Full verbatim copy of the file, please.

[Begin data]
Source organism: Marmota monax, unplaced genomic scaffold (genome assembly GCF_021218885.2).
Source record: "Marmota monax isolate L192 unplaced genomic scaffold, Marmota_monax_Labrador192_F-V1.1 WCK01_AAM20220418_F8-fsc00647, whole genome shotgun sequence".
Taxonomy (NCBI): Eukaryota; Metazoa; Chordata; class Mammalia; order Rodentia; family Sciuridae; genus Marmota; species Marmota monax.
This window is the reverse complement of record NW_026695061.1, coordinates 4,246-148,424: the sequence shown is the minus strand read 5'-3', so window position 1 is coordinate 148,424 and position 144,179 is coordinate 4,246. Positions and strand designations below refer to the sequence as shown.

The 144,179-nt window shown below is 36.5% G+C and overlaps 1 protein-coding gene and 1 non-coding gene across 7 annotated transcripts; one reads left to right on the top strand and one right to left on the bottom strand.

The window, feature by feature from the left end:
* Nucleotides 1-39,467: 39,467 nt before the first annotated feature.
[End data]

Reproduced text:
Source organism: Marmota monax, unplaced genomic scaffold (genome assembly GCF_021218885.2).
Source record: "Marmota monax isolate L192 unplaced genomic scaffold, Marmota_monax_Labrador192_F-V1.1 WCK01_AAM20220418_F8-fsc00647, whole genome shotgun sequence".
Taxonomy (NCBI): Eukaryota; Metazoa; Chordata; class Mammalia; order Rodentia; family Sciuridae; genus Marmota; species Marmota monax.
This window is the reverse complement of record NW_026695061.1, coordinates 4,246-148,424: the sequence shown is the minus strand read 5'-3', so window position 1 is coordinate 148,424 and position 144,179 is coordinate 4,246. Positions and strand designations below refer to the sequence as shown.

The 144,179-nt window shown below is 36.5% G+C and overlaps 1 protein-coding gene and 1 non-coding gene across 7 annotated transcripts; one reads left to right on the top strand and one right to left on the bottom strand.

The window, feature by feature from the left end:
* Nucleotides 1-39,467: 39,467 nt before the first annotated feature.